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CB East Students to Rally Today

The students of the Buckingham high school are coming together to show they are not the "lazy, whining jerks" one teacher said they were.

They've been lambasted as "jerks" by a now-suspended teacher, criticized as spoiled brats by people who've never met them and mocked on the national news - and they've had enough.

Students of Central Bucks East are planning a rally today in the school parking lot to show the world they are not the whipping boys and girls for what's wrong with education today.

"We're being generalized, stereotyped, belittled, and insulted all across the country. They're calling us lazy, ignorant, spoiled, and belligerent. They're branding us as awful students who no teacher could ever deal with," wrote CB East senior Ted Raymer on the Facebook page they're using to organize the rally.

"In reality, we are not. We know that, Mr. Lucabaugh knows that, and the rest of the East faculty knows that," Raymer said, referring to principal Abram Lucabaugh.

The rally comes about 10 days after CB East English teacher for writing a profanity-laced blog criticizing her students as "lazy whiners" and more unprintable names. The school district is investigating Munroe for her apparent use of school district computers to write some of the postings, among other things.

Word of Munroe's blog and her suspension has spread across the country and the . Munroe went on the offensive and, with her lawyer Steve Rovner, has appeared on television news to say she is being unfairly punished for speaking the truth.

The rally Sunday is designed to show another truth.

"Our student body is riddled with athletes, academics, musicians, and born leaders," wrote Raymer. "We need to harness our natural ability and show everyone that we are not what Natalie says we are."

Organized by Raymer and other East students Annie Hu, Christina Jardak, and Alex Heim, the rally invitation had garnered more than 320 attendees as of Sunday morning.

It starts at 4 p.m. Sunday in the

Look for continuing coverage here at DoylestownPatch Sunday evening.

Robert Sica February 20, 2011 at 06:27 PM
The majority of current media is portraying Central Bucks East High School in a way that is no reflection of who we really are. East is a highly prestigious educational institution, composed of countless outstanding individuals. We will no longer tolerate being unfairly judged by people who do not know us. With a student body of over 1,600, our academic statistics are stunning: we have a 99 percent graduation rate, with 92 percent of our students extending their education beyond high school. We continually achieve extremely impressive scores on standardized assessments such as the PSSA and SAT. Clearly, we are students who value education. Our dedicated teachers and administrators provide a stimulating learning environment, and strive every day to build healthy, close relationships with their students. Both students and staff go beyond the classroom and give back to the community by supporting multiple causes, including the American Cancer Society, Make-A-Wish Foundation, the Bucks County Autism Support Coalition, Heifer International, Toys for Tots, and many more. We are a caring and well-rounded student body--each day becoming a bit more prepared for the challenges of the future. We take pride in the decisions we make and who we choose to be as people. We are proud to be Central Bucks East! Robert Sica President, C.B. East Class of 2012
Arugula February 20, 2011 at 06:49 PM
YAY for YOU, Students of CB East! I'm so glad to see you're doing this. Stand together, stand proud, and show us all how great you are! This is just wonderful! :) PS. EXCELLENT POST above, Mr. Sica. GOOD FOR YOU and your peers!!!!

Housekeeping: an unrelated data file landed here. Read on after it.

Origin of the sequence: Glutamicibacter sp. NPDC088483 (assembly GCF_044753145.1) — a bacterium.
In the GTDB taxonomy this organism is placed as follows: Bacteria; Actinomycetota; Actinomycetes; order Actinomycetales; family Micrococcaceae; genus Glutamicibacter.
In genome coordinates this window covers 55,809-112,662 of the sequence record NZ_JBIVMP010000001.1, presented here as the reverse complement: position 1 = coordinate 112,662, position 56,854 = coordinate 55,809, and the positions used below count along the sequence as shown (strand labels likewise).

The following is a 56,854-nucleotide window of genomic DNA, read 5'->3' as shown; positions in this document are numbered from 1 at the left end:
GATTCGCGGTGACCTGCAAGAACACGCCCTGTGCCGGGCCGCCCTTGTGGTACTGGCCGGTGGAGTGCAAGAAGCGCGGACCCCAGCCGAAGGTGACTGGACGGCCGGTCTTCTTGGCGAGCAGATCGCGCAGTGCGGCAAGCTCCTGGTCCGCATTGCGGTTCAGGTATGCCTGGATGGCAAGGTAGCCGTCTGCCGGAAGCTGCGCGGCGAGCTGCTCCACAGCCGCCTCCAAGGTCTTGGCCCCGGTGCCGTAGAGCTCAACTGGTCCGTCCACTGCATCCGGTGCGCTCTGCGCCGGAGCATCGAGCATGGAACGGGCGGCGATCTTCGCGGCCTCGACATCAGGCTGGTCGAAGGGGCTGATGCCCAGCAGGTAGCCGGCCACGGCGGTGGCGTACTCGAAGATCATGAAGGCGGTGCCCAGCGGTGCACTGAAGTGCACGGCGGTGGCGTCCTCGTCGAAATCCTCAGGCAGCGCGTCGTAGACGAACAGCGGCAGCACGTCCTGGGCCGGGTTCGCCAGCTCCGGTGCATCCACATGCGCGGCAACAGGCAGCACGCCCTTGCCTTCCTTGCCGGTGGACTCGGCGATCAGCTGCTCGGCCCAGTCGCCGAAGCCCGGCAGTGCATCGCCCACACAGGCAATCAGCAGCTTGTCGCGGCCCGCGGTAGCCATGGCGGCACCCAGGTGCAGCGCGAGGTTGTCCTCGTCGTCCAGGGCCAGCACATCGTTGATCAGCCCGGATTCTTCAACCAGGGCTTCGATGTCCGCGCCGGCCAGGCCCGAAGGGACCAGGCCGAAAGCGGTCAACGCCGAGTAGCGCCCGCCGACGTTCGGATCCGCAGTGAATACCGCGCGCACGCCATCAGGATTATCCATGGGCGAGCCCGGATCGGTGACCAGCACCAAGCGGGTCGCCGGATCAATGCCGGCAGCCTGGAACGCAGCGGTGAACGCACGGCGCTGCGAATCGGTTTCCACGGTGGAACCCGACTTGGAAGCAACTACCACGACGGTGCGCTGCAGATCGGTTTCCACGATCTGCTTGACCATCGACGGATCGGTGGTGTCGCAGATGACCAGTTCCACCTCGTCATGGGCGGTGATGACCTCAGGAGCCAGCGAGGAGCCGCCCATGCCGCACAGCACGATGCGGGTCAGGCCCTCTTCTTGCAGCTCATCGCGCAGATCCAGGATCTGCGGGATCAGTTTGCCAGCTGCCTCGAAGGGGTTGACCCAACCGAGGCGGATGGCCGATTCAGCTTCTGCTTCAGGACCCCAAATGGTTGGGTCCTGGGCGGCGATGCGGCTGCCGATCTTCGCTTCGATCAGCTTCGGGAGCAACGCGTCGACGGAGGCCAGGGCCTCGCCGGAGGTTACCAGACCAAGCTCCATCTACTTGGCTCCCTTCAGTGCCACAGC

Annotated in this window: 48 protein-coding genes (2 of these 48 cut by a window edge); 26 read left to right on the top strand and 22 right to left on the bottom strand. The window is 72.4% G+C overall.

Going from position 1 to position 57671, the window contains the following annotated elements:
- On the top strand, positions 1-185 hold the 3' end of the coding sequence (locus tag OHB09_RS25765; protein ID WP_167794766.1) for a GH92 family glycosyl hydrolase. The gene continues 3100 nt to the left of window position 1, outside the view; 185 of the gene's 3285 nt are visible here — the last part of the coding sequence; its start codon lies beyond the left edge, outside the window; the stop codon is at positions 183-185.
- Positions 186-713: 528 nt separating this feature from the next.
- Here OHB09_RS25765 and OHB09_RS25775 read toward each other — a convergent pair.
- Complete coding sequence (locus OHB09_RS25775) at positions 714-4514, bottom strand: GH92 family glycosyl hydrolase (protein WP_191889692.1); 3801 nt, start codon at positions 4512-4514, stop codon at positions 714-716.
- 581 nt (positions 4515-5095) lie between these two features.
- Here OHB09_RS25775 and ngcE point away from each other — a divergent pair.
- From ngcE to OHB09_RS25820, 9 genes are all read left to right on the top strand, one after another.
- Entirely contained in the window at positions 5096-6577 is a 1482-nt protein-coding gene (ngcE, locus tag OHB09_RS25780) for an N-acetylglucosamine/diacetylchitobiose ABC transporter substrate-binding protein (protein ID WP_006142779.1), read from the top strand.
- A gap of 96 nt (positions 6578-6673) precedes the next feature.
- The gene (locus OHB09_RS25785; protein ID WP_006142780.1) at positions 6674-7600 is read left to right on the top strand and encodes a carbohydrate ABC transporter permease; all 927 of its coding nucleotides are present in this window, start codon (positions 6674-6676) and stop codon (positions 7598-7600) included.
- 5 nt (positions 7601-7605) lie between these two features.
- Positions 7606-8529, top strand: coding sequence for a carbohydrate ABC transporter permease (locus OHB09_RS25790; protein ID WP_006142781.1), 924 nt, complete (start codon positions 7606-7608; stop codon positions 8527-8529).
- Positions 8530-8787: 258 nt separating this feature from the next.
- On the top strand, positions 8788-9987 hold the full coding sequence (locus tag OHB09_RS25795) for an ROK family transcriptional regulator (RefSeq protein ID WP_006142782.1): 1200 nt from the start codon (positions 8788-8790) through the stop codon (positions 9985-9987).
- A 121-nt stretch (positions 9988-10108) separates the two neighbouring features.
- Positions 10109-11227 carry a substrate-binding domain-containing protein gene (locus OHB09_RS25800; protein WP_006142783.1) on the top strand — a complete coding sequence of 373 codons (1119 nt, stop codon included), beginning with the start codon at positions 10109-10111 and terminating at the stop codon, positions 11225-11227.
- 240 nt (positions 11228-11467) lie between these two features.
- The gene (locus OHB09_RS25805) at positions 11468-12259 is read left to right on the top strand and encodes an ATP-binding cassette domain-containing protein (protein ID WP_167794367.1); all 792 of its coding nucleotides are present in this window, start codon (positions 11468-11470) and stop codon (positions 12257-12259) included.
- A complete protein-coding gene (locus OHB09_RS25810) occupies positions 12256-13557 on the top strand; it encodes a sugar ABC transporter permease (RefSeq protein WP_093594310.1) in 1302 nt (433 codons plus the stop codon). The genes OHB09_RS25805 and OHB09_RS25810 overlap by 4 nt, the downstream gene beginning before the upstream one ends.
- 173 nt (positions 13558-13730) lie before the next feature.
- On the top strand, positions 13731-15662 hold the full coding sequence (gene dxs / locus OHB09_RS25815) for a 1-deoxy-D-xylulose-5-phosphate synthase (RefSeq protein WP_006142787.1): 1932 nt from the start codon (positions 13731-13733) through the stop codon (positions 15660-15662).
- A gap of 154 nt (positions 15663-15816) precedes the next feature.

Nancy Schaub February 20, 2011 at 08:33 PM
Bravo, students of CB East. Stand together and show everyone that all of you are not as you have been classified. I attended school in an era when insubordination of any kind was not tolerated, and I have to admit, have often been relieved I was not a teacher. There will always be students who do not want to be in school. There will always be teachers who do not like certain students and students who do not care for certain teachers. However, a public forum is not the place for that to be discussed. Ms. Munroe is entitled to an opinion, even if generalized and erroneous, but her opinion should have been expressed in a much different manner. I could be your grandmother, but will not fall into the trap of classifying the students as spoiled brats, or jerks. Show all of us what kind of people you are. I already support you. Prove me correct.
Charlene Chapman February 20, 2011 at 09:04 PM
I am so glad to hear from you, the students. I believe that you are like all students across the country. Some are good, some are troubled, some intelligent, and some not so intelligent but most of all you are students - young people who need guidance not mockery from an educated adult who is supposed to have your best interest at heart. Good luck with your rally. The "adults" in your community are proud of you. Charlene Chapman - Taxpayer, Central Bucks County
Amy Sterling Casil February 20, 2011 at 09:17 PM
Phew. I guess my "bad restaurant" analogy didn't get posted. Well, apparently I was the first teacher (and I'm not even a K-12 teacher, I'm a college teacher) to speak up and say that Ms. Munroe's comments were immature and unprofessional. They were, and I teach community college students that are not much older than the students in her classroom. I would never consider thinking any of those things about the students in my classes, much less writing that type of thing on the internet. What I said to the TIME reporter that didn't end up in the article was that any time a teacher has a lot of problems in class - discipline, failing to do work, failing to respect the teacher - that teacher needs to look in the mirror *first* above all. Students are a mirror to the teacher. That has always been true throughout history and is true today. I'm proud of you students at Central Bucks. Nationally, it is just the extreme vocal people who dislike students and who prioritize their own salaries, lives and comfort above all else. I guarantee most teachers don't think these things about their students, and that the teachers who are saying Ms. Munroe was right, are in denial, or are simply trying to make themselves look or feel good at students' expense. It is so ironic that you students are protesting on your own time on a holiday weekend, while in Wisconsin, teachers called in sick to get students to go and protest for THEM.
Nancy Schaub February 20, 2011 at 09:48 PM